Signs and Symptoms of Sleep Apnea

Symptoms vary depending on whether you’re dealing with obstructive or central sleep apnea, but they may include the following:

  • Daytime fatigue;
  • Snoring;
  • Episodes where breathing stops;
  • Difficulty concentrating;
  • Headaches in the morning;
  • Insomnia;
  • Memory problems;
  • Dry mouth upon waking up;
  • Feeling irritable when waking up;
  • Restless sleep;
  • Depression and anxiety;
  • Morning dizziness;
  • Frequent urination during the night and more often than usual during the day.

Risk

Sleep apnea can lead to a variety of health complications, including high blood pressure, stroke, heart attack, and even death. The risk of death is highest in those with severe sleep apnea who are not receiving treatment. In fact, studies have shown that people with untreated sleep apnea are three times more likely to die prematurely than those without the condition.

It’s important to understand the risks associated with sleep apnea and seek medical attention if you suspect you may have it. Treatment for sleep apnea can help reduce the risk of serious health complications and even death.

Treatment

It’s important to get a diagnosis and start treatment if needed. Treatment for sleep apnea can reduce its symptoms and keep your body’s oxygen levels at healthy levels. There are some available treatments for sleep apnea:

Behavioral Treatments

Behavioral treatments are the first line of defense for mild to moderate cases of obstructive sleep apnea (OSA). These treatments work by helping you change behaviors that worsen apnea such as eating late at night or using alcohol or sedatives immediately before bedtime. Behavioral treatments can also include lifestyle changes such as changing your sleeping position and trying out relaxation techniques prior to bedtime.

Continuous Positive Airway Pressure (CPAP)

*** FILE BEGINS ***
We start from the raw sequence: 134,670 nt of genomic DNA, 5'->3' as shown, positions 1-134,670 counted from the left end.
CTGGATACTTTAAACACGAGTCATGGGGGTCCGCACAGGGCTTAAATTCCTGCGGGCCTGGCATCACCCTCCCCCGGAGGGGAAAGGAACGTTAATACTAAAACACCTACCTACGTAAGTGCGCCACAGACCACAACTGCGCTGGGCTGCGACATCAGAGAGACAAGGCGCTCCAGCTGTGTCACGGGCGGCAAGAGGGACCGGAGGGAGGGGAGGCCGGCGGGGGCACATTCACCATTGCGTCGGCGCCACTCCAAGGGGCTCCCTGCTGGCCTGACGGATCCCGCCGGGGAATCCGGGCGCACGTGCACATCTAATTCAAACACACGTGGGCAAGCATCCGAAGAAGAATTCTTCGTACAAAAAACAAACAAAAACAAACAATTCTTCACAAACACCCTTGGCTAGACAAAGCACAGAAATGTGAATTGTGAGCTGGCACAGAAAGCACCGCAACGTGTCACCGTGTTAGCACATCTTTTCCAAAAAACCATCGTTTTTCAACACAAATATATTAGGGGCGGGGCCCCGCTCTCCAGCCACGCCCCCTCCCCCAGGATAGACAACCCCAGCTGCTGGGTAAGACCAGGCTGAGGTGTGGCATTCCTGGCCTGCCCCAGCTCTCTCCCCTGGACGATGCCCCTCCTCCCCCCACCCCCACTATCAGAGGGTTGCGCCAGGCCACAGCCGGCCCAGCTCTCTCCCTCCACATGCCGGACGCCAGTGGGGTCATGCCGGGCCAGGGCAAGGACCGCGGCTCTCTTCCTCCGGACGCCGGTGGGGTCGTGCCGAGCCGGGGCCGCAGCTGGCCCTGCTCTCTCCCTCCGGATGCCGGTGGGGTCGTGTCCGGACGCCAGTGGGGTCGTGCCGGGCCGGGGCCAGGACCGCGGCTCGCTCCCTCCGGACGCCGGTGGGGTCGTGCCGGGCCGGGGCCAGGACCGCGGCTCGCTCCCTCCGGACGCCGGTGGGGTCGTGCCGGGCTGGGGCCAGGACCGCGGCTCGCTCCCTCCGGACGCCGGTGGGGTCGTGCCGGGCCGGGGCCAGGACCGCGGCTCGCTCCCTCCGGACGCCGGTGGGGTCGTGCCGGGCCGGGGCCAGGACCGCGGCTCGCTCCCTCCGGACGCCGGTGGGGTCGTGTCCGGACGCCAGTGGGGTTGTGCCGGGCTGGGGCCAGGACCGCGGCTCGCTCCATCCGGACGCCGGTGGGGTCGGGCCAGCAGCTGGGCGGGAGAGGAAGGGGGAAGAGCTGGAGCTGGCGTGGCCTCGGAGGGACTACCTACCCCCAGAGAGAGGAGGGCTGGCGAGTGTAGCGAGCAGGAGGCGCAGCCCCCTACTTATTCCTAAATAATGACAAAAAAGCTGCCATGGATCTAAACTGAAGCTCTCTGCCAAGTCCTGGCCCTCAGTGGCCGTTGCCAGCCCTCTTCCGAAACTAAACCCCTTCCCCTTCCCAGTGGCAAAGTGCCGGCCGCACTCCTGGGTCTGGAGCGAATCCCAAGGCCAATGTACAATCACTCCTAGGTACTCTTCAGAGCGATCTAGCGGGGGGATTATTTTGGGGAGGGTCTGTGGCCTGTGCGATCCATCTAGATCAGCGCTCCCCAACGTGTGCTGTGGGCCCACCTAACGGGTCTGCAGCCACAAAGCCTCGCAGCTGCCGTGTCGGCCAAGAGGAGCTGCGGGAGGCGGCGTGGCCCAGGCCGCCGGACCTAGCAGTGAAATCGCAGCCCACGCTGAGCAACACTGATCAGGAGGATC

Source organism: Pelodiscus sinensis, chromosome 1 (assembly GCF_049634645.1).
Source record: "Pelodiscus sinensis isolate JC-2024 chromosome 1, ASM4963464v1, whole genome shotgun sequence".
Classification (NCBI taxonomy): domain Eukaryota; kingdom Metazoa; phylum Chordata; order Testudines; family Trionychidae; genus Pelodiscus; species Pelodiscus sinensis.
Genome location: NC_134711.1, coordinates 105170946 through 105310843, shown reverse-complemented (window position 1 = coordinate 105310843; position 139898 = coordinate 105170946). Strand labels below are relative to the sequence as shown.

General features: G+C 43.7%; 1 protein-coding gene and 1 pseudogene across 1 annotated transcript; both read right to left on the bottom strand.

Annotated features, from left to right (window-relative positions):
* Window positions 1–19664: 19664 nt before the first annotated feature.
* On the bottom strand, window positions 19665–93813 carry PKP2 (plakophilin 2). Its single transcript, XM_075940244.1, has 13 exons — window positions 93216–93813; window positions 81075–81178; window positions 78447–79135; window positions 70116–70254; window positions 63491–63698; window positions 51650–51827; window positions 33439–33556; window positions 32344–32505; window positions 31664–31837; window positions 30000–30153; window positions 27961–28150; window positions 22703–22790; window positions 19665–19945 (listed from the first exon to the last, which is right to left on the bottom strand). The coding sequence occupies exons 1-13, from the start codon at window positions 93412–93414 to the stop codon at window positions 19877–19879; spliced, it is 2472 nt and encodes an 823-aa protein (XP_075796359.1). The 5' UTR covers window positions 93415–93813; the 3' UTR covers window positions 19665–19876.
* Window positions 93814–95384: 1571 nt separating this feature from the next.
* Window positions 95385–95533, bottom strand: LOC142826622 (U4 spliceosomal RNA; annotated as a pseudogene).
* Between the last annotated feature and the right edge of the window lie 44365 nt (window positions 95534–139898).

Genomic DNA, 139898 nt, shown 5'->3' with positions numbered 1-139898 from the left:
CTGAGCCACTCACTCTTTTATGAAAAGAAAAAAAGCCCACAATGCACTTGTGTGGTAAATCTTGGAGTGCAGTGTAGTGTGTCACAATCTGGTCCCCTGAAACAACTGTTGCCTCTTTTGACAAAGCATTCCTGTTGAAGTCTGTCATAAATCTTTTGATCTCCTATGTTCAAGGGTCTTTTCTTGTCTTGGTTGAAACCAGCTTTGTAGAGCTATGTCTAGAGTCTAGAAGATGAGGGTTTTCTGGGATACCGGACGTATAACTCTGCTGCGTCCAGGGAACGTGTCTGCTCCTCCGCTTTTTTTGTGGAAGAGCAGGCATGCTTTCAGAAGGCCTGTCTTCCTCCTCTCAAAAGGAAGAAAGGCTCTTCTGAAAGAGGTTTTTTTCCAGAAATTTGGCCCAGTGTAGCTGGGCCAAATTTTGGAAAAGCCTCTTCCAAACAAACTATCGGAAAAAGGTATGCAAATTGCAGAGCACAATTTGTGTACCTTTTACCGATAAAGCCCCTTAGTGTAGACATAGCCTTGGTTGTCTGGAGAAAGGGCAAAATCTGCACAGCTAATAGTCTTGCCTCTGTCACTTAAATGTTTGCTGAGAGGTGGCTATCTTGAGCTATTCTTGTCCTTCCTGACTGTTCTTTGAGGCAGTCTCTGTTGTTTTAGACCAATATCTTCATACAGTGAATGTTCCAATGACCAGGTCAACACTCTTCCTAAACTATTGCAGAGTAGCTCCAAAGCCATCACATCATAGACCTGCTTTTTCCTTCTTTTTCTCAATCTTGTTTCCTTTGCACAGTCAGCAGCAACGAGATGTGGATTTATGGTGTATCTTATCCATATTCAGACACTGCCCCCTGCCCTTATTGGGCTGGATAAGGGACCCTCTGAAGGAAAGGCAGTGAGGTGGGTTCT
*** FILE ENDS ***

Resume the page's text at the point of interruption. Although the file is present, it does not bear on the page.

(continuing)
CPAP is one of the most common treatments for OSA. This device pumps air through a mask placed over your face while you sleep, which helps keep your airways open during the night. CPAP is often effective in reducing or eliminating daytime drowsiness, headaches, lack of energy, depression, irritability, and dry mouth. You should be able to find CPAP in drug stores near you or online vendors if needed.

Oral Appliances

Oral appliances can adjust the position of your tongue or lower jaw during sleep so that the airway stays open. Oral appliances are generally worn only during sleep. Still, they may need to be adjusted from time to time by trained professionals like dentists or orthodontists who specialize in treating obstructive sleep apnea.

Surgery

Surgery is an option for those with severe sleep apnea who have not responded to other treatments. Surgery can involve removing the excess tissue from the throat or jaw or implanting a device to keep the airway open during sleep. Surgery is usually only recommended in cases where other treatments have failed and should be discussed with your doctor before undergoing any procedure.

Conclusion

Sleep apnea is a serious condition that can lead to various health complications, including high blood pressure, stroke, heart attack, and even death. It’s important to understand the risks associated with sleep apnea and seek medical attention if you suspect you may have it.

Treatment for sleep apnea can help reduce the risk of serious health complications and even death. Several treatments for sleep apnea are available, including behavioral treatments, CPAP, oral appliances, and surgery.

With the right treatment and lifestyle changes, those with sleep apnea can reduce their risk of serious health complications and even death.

Jason
Jason
At The Animascorp, we offer practical, real-life tips and inspiration to help you live better. From decorating and gardening advice, to entertaining and home repair how-tos.